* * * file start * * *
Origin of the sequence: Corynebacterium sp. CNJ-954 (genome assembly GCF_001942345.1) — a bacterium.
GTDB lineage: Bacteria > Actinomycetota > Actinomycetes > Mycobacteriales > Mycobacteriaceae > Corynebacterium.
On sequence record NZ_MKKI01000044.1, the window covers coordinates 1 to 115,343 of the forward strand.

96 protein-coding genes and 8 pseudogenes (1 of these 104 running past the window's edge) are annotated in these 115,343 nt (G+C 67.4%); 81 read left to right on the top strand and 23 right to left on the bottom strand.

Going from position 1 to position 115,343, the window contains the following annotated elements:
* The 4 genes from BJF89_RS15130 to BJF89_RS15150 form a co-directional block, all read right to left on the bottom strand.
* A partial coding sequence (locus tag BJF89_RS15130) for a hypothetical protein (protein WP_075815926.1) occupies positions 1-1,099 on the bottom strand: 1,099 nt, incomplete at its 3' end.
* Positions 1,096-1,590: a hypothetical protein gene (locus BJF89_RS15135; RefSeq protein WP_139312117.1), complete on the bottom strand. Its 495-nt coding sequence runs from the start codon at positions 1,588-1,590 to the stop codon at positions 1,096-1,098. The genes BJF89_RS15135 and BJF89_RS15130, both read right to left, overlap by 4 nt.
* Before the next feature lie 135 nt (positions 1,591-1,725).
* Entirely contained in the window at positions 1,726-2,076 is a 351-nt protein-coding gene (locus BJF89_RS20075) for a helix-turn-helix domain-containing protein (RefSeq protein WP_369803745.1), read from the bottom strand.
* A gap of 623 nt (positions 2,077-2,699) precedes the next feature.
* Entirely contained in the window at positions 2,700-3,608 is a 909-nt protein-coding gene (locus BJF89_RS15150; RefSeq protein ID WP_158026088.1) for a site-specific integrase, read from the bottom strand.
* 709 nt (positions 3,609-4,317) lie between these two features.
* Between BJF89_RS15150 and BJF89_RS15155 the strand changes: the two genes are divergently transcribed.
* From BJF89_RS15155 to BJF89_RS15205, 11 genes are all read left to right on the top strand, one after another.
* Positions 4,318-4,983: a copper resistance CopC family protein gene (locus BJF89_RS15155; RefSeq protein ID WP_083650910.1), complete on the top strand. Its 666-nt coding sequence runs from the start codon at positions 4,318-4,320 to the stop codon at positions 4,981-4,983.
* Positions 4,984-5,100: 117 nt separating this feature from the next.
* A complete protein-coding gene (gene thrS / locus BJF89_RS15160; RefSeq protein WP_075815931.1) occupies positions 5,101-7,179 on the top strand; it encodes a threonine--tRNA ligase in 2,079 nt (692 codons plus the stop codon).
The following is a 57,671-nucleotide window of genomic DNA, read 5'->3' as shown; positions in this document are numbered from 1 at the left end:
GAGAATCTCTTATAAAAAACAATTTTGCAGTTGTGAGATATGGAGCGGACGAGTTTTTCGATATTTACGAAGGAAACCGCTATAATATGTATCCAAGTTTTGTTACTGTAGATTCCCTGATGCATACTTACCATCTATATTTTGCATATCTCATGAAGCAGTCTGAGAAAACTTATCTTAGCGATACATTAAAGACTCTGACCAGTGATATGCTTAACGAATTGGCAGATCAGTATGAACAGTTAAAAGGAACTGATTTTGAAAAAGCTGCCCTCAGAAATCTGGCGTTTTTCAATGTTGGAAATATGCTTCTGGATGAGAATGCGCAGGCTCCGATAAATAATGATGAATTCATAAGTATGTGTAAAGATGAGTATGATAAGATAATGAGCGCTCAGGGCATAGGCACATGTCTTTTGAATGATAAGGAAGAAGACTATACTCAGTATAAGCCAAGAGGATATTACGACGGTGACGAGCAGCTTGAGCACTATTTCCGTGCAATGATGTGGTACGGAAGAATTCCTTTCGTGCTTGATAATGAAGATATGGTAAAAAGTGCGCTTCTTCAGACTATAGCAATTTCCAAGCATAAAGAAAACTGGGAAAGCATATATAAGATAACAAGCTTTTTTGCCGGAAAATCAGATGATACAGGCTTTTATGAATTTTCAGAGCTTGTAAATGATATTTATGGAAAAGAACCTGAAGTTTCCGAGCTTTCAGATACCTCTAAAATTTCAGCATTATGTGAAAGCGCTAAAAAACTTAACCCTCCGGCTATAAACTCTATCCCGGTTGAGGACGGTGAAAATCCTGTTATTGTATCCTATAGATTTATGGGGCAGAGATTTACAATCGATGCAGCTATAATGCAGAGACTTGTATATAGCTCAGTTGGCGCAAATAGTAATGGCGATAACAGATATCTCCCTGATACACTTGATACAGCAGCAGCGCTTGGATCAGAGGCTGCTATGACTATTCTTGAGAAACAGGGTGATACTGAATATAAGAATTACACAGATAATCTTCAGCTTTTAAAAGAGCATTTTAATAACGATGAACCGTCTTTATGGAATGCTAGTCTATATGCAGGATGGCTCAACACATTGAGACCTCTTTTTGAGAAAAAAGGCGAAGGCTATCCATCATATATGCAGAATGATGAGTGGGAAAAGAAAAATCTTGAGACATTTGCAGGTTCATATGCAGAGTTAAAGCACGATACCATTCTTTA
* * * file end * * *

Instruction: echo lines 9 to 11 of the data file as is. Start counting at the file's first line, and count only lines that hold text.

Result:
* Before the next feature lie 135 nt (positions 1,591-1,725).
* Entirely contained in the window at positions 1,726-2,076 is a 351-nt protein-coding gene (locus BJF89_RS20075) for a helix-turn-helix domain-containing protein (RefSeq protein WP_369803745.1), read from the bottom strand.
* A gap of 623 nt (positions 2,077-2,699) precedes the next feature.